In a move that we and every other content provider will strongly applaud, FCC chief Julius Genachowski will propose a series of network neutrality rules that will require content providers to treat all internet traffic equally, regardless of content. While no official announcement has been made, a public announcement is expected Monday.
Network neutrality is a contentious subject. In a way, everyone has an understanding that ISPs will provide an uninhibited flow from content providers to the end users without purposely affecting traffic. Companies that provide internet connections, like Comcast and Verizon, often discuss their displeasure in the fact that content providers, like Google and Amazon, make their profits using the infrastructure that the ISPs have set up, without having to pay for any of it.
In theory, ISPs could choose which traffic is allowed to travel over their pipes, blocking entire domains if they wanted to. While this has never officially happened in the US, there exist no rules to actually bar ISPs from doing so. While blocking domains is a rather draconian measure that would likely never occur, Comcast has been known to throttle BitTorrent traffic, giving other data priority over the file-sharing platform.
Comcast got a scolding from the FCC, but BitTorent wasn’t a company out to make a living, so there weren’t really any damages — other than the dishonesty over its actions to Comcast’s customers. Nevertheless, it’s easy to see how an ISP could throttle one company’s traffic over another’s, resulting in damages to a business.
The FCC panel is made up of Chairman Genachowski, two democrats, and two republicans. The panel previously voted 3-2 to favor net neutrality rules, so this could be an indication of how they will vote in the future to formally codify these rules.
Allowing careers to decide what services they will allow on their networks creates a fragmented experience. While the argument is that its their network the problem is that all networks are interconnected. Comcast customers at some point must use a rival carriers network. If bandwidth is a problem for Internet providers the can always raise prices on consumers. I think that would be the best way to go for service. To focus website providers for “fast lanes” to be would be anti-competitive. We all talk about free market but in areas where their are “duplication of services” the free market philosophy doesn’t apply. At that point it should be determined by what’s best for society.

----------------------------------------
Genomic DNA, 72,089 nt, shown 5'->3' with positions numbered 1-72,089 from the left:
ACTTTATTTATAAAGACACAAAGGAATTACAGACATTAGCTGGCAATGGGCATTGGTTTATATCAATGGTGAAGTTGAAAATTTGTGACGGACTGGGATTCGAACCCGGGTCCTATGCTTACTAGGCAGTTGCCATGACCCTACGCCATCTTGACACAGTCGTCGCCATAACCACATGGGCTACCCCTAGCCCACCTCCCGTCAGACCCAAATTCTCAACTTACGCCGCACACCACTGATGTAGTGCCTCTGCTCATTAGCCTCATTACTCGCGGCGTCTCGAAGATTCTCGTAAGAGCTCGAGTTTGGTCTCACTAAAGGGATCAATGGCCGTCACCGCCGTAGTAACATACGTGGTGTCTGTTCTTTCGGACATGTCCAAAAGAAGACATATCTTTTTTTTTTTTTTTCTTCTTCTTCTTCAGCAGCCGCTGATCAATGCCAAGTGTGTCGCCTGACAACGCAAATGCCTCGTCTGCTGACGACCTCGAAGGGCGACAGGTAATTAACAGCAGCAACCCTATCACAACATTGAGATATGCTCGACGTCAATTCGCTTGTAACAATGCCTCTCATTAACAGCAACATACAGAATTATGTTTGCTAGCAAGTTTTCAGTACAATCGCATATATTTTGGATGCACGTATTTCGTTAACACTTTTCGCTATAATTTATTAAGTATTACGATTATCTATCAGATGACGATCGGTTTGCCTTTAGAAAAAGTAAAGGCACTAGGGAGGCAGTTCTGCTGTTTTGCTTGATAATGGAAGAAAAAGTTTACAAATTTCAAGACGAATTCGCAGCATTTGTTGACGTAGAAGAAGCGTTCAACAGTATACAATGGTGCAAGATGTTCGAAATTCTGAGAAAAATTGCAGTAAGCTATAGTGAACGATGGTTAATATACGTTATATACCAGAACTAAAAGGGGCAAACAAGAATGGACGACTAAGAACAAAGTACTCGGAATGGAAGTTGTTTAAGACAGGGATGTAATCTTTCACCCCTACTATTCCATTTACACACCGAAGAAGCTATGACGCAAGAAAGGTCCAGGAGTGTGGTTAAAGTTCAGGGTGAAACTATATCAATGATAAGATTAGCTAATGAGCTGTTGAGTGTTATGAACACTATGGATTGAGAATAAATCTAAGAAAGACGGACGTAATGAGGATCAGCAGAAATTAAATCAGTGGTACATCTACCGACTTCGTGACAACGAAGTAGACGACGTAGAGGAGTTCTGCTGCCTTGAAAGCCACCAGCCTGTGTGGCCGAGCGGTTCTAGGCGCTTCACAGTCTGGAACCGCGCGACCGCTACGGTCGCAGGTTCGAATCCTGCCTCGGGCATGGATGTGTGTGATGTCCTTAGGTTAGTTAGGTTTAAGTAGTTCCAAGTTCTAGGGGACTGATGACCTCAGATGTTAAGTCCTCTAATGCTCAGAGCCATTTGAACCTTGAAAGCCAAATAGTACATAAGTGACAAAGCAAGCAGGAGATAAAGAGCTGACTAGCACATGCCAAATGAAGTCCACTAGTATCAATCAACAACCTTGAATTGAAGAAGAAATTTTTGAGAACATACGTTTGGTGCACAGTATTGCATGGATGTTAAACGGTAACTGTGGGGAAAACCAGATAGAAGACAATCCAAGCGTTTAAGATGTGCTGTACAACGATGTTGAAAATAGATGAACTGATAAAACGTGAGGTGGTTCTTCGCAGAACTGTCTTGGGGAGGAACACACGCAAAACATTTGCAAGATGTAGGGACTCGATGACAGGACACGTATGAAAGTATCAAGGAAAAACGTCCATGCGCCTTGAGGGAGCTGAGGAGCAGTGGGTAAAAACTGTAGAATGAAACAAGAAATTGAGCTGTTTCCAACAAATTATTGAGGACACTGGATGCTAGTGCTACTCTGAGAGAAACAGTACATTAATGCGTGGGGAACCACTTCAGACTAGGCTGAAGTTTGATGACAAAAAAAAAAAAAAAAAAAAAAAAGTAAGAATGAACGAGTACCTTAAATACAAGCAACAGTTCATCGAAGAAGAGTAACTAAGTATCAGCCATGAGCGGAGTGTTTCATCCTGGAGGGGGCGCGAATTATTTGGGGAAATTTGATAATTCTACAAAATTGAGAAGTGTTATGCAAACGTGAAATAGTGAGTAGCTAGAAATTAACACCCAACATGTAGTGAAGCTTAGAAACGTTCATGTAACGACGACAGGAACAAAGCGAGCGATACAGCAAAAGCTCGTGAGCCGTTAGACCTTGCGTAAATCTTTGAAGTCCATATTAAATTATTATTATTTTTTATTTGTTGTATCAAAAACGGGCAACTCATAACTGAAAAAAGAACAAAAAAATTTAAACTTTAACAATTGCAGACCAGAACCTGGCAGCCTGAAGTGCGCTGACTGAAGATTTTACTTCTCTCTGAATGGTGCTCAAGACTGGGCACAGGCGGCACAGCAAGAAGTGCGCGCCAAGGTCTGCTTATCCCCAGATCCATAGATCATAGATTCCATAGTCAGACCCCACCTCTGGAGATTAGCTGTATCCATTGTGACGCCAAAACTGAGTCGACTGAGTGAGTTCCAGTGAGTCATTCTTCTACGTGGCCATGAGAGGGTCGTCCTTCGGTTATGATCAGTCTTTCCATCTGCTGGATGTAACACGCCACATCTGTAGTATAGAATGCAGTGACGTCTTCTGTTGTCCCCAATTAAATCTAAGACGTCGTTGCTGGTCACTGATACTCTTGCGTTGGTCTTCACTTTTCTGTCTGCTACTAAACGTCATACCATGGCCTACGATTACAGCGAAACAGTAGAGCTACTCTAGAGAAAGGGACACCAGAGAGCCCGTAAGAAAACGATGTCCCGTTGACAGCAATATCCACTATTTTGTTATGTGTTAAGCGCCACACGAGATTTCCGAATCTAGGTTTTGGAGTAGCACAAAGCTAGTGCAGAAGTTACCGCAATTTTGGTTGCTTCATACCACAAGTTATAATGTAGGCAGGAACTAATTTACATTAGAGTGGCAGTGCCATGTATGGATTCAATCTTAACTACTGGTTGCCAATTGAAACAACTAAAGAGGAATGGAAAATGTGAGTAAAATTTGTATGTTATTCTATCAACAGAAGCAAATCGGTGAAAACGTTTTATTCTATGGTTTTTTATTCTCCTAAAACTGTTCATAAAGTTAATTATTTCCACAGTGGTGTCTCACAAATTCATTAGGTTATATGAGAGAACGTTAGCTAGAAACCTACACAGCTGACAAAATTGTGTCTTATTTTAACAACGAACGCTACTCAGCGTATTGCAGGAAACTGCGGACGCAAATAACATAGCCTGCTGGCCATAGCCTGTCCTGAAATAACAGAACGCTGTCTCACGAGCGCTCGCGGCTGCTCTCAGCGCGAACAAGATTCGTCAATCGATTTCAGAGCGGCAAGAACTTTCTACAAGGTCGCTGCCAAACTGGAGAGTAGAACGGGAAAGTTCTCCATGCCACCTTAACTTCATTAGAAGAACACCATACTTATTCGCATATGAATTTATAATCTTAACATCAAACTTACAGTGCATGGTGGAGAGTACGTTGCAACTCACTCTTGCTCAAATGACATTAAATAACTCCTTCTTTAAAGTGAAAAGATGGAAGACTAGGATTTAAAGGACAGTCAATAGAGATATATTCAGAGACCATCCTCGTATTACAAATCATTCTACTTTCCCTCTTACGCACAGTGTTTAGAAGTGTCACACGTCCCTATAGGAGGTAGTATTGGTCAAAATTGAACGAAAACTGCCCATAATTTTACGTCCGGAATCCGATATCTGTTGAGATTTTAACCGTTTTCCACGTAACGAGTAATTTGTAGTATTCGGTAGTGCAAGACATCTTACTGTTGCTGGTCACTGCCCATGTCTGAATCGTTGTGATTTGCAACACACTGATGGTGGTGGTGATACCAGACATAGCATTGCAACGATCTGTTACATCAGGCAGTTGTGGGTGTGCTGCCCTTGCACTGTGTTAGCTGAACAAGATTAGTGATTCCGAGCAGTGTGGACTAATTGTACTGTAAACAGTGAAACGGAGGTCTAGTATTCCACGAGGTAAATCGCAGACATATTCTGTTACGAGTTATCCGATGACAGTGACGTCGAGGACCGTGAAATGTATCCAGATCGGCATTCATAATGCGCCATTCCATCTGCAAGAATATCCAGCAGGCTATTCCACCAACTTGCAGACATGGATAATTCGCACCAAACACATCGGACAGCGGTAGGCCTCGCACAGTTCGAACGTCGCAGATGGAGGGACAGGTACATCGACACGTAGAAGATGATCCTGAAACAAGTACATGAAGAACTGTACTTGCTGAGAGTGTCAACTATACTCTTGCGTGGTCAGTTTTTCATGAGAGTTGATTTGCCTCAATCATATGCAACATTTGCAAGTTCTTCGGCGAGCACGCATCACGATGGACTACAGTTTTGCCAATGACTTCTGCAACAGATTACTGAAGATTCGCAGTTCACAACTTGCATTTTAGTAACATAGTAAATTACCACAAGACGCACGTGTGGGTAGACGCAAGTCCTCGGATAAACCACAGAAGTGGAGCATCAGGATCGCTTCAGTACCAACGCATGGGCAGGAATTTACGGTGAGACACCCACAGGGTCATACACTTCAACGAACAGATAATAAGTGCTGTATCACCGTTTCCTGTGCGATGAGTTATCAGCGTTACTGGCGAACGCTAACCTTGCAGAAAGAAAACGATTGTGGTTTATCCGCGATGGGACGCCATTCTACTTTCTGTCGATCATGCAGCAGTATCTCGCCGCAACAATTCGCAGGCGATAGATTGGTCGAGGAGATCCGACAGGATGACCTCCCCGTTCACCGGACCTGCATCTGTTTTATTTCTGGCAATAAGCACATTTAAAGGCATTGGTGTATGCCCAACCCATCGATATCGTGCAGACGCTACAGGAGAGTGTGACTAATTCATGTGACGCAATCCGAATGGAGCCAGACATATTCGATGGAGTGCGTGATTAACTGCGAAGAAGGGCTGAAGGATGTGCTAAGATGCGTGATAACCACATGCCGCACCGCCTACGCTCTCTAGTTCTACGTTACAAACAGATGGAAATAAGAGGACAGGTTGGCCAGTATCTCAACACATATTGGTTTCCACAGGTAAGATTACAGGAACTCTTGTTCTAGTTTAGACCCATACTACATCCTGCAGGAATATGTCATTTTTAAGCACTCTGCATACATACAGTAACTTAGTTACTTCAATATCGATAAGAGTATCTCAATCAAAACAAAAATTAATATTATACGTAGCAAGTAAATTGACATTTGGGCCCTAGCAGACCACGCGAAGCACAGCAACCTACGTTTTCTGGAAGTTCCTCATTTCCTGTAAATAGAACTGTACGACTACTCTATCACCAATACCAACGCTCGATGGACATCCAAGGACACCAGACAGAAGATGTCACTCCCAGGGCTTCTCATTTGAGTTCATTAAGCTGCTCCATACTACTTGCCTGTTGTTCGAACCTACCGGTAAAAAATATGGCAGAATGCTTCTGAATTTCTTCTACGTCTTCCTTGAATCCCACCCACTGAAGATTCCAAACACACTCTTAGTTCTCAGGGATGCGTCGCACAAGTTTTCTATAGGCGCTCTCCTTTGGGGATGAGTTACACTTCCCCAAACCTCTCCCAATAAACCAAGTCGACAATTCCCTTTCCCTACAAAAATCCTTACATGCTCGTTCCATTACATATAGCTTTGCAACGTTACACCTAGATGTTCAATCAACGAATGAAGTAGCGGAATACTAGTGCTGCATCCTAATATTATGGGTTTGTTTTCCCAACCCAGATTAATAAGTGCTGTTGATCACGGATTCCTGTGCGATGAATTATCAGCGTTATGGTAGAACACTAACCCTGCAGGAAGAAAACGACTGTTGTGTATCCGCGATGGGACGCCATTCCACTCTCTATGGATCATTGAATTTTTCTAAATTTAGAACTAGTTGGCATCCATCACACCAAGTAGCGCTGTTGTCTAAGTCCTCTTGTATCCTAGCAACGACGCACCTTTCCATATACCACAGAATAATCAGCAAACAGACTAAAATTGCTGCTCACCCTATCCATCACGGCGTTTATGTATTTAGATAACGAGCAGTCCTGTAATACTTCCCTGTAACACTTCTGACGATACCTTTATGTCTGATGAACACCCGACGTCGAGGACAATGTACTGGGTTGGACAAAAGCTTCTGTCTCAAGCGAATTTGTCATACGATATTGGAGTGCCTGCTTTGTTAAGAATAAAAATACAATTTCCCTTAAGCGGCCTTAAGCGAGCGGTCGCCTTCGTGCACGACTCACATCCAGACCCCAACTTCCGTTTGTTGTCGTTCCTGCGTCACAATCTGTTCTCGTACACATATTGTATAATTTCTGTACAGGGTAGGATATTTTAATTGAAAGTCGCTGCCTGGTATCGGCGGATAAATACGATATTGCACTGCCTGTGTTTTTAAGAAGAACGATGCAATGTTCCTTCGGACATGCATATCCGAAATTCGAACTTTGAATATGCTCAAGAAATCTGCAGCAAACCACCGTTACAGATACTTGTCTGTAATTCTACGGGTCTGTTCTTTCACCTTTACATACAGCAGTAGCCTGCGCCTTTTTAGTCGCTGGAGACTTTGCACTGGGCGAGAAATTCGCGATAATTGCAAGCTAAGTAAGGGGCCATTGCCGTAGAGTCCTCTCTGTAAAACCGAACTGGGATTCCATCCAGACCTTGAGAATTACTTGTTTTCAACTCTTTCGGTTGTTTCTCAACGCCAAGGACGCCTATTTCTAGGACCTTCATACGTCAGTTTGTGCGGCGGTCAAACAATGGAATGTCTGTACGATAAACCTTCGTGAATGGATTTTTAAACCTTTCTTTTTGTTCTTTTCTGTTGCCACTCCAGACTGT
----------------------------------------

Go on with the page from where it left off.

there is a very easy solution to this. ISP’s and wireless companies should be able to provide just that, airtime or access to the internet via their cable. They should not be allowed to offer devices, that should be left up to the market. Just as anyone that wants to build an application that runs on MS Windows, a company should be able to build a device that can talk on anyone’s network. I as a consumer buys whatever i want. Then whatever service provider works best in an area i buy minutes. I can buy minutes at a grocery store, 7-11 whatever, then i scratch off the code and enter it into my device. How about my Nikon camera able to attach to a wireless network and send a pic i just took to someone. Just think of all the possibilities of devices that would come out of a million companies, shops and garages. Let the revolution begin